Presentation on theme: "THE CHANCELLORS OF WILHELM II Leo von Caprivi (1890-1894) The “Navy’s General,” full of good intentions, driven from office by the protectionists Prince."— Presentation transcript:
THE CHANCELLORS OF WILHELM II Leo von Caprivi ( ) The “Navy’s General,” full of good intentions, driven from office by the protectionists Prince Chlodwig zu Hohenlohe- Schillingfürst ( ) Liberal Catholic nationalist & former Bavarian prime minister; tried & failed to revive the Anti- Socialist Law in 1895 & 1899 Bernhard von Bülow ( ) Professional diplomat, shameless flatterer, advocate of Weltpolitik Theobald von Bethmann Hollweg ( ) Conscientious civil servant, worked with the SPD in 1913 to pass a major tax bill
“Chancellors Come in Three Sizes,” Lustige Blätter, January 1895: Was it really the Reichstag leaders or the Kaiser who grew as the chancellor shrank?
The Kaiser attends army maneuvers (an annual ritual)
A Social Democratic New Year’s Greeting (January 1, 1900): Tirpitz and Queen Victoria are chased away by the new century
Bernhard von Bülow (b. 1849, Reich Chancellor ) He wrote a courtier in 1895: "I place my faith increasingly in the Kaiser. He is so impressive! He is, along with Frederick the Great, the most impressive Hohenzollern who has ever lived. In a manner which I have never seen before, he combines the most genuine and original genius with the clearest good sense. He possesses the kind of imagination that lifts me on eagle's wings above all triviality and, at the same time, the shrewdest appreciation of the possible and the attainable. And with it, what energy! What reflectiveness! What swiftness and sureness of conception!"
Grand Admiral Alfred von Tirpitz, Navy Chief, Count Albert von Schlieffen, Army Chief of Staff,
Poster to advertise “Navy War Games” in Berlin, 1910
Wilhelm II befriended the Jewish businessman Albert Ballin, head of the Hamburg-America Steamship Line (which launched the Imperator in 1913).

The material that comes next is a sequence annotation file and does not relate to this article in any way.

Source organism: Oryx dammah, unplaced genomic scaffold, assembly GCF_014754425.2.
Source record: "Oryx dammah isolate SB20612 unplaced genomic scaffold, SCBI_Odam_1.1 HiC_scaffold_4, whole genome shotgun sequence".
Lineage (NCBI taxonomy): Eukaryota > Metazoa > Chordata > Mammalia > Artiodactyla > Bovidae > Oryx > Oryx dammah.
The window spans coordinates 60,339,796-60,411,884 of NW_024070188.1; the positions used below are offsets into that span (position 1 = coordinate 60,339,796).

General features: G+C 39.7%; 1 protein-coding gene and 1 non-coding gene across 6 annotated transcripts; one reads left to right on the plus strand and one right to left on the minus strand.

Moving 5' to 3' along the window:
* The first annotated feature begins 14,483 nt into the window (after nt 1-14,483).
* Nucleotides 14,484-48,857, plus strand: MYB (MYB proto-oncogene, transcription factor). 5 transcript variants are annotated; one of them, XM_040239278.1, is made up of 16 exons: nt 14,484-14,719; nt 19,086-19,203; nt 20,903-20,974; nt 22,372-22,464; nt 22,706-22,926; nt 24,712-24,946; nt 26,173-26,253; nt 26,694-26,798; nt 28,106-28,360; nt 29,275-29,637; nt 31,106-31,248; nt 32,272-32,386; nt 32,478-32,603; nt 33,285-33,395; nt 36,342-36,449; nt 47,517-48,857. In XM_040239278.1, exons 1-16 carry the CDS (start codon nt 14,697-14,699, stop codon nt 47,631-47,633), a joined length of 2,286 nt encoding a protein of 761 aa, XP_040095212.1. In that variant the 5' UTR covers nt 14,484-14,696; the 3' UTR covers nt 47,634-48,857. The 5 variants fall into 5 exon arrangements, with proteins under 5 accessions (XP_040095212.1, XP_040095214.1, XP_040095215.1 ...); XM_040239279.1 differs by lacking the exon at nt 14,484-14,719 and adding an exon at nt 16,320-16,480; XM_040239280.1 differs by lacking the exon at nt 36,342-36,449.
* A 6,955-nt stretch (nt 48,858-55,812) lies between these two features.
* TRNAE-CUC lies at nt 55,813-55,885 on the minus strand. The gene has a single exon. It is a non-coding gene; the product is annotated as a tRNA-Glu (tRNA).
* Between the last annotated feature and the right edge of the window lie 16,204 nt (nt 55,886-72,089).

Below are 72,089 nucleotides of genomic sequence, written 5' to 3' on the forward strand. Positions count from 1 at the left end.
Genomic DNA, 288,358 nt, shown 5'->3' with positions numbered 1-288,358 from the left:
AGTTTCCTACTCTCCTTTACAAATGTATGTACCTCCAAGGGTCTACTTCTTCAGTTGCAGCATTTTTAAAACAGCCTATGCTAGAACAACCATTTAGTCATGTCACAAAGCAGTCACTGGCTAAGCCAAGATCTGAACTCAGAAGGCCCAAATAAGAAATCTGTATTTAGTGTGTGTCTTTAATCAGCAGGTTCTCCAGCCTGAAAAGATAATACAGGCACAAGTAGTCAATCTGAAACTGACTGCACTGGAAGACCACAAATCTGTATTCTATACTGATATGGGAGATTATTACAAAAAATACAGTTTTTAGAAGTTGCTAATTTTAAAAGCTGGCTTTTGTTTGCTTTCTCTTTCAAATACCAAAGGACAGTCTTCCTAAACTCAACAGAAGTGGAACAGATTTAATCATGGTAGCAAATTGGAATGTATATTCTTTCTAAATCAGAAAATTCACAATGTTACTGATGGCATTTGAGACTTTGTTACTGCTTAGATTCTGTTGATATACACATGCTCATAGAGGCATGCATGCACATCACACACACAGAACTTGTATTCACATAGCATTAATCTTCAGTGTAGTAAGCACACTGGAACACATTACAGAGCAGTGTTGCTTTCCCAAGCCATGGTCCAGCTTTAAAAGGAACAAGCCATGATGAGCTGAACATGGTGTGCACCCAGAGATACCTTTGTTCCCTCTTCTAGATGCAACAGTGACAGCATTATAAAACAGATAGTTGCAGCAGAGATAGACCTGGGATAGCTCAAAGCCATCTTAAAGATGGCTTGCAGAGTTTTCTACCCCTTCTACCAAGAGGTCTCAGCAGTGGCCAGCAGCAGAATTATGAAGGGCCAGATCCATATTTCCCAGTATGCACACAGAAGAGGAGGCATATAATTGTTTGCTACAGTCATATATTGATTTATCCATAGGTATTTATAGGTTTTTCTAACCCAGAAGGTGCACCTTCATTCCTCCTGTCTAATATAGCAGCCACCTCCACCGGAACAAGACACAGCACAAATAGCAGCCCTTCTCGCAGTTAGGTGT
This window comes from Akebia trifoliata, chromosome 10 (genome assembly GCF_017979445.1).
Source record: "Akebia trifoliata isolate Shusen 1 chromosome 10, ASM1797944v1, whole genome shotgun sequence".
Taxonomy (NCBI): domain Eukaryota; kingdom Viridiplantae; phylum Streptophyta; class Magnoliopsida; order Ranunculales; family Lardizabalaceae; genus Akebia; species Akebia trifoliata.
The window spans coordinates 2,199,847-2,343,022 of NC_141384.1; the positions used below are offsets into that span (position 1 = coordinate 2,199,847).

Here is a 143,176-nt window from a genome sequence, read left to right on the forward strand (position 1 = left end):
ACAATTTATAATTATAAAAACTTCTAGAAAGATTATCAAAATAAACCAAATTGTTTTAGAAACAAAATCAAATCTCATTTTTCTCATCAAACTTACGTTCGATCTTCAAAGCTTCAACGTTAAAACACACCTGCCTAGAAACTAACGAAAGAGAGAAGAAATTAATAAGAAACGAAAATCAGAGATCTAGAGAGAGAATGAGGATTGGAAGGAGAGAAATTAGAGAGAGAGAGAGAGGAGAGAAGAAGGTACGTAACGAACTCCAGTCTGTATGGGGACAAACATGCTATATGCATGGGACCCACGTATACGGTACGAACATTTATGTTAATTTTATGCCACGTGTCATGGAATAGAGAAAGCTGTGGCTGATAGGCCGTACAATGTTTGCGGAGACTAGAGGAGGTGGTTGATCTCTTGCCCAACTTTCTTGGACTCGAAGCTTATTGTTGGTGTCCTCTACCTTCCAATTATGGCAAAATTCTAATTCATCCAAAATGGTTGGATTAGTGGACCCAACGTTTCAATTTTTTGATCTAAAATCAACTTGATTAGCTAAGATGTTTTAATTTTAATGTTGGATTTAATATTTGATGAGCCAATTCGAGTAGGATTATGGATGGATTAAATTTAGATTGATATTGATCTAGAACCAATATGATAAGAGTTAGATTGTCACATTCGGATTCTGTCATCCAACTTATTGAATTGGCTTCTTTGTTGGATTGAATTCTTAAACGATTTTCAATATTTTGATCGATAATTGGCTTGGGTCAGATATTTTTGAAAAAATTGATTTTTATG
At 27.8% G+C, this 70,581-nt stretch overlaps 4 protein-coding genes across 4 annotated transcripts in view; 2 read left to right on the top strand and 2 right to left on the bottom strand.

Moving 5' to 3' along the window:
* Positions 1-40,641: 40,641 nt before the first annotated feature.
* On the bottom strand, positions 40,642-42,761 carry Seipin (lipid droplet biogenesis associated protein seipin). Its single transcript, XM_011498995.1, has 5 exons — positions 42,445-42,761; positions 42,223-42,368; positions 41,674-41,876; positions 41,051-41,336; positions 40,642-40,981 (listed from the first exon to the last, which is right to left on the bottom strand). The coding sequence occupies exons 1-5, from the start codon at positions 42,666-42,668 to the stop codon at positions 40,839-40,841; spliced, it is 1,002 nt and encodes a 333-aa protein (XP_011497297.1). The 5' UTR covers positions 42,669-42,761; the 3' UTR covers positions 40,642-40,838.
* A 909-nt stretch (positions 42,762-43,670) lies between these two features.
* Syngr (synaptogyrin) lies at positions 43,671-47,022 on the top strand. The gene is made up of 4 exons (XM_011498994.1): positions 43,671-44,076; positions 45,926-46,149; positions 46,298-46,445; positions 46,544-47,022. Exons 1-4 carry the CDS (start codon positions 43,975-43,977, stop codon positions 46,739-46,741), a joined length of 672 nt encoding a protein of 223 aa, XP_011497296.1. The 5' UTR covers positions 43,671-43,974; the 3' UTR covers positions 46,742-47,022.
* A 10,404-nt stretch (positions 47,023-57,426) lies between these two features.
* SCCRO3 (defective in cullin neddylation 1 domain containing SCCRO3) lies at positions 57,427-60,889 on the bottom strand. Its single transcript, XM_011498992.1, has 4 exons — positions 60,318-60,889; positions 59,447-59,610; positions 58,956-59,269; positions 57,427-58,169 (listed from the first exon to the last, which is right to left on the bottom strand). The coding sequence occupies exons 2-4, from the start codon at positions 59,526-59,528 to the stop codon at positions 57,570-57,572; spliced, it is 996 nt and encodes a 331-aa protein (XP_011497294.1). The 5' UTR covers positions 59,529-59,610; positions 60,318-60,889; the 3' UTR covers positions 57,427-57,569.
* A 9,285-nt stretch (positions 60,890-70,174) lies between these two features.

The former historian Carl Peters published wildly popular accounts of exploration in East Africa and blackmailed Bismarck into recognizing his treaties with local chiefs.
The Kaiser’s “Place in the Sun” Speech to the North German Regatta Association, Hamburg, 1901 “In spite of the fact that we have no such fleet as we should have, we have conquered for ourselves a place in the sun. It will now be my task to see to it that this place in the sun shall remain our undisputed possession, in order that the sun's rays may fall fruitfully upon our activity and trade in foreign parts, that our industry and agriculture may develop within the state and our sailing sports upon the water, for our future lies upon the water. The more Germans go out upon the waters, whether it be in races or regattas, whether it be in journeys across the ocean, or in the service of the battle flag, so much the better it will be for us. “For when the German has once learned to direct his glance upon what is distant and great, the pettiness which surrounds him in daily life on all sides will disappear…. As head of the Empire I therefore rejoice over every citizen… who goes forth with this large outlook and seeks new points where we can drive in the nail on which to hang our armor.”
FEW HEEDED THE KAISER’S APPEAL: Only about 20,000 Germans lived in all the German colonies by 1913, over 3,000 of them soldiers and officials. German officer training “Askaris” in East Africa, 1901 Buffet car on the Usambara Railway, East Africa, 1907 (Note that over one million Germans emigrated to America from 1885 to 1905.)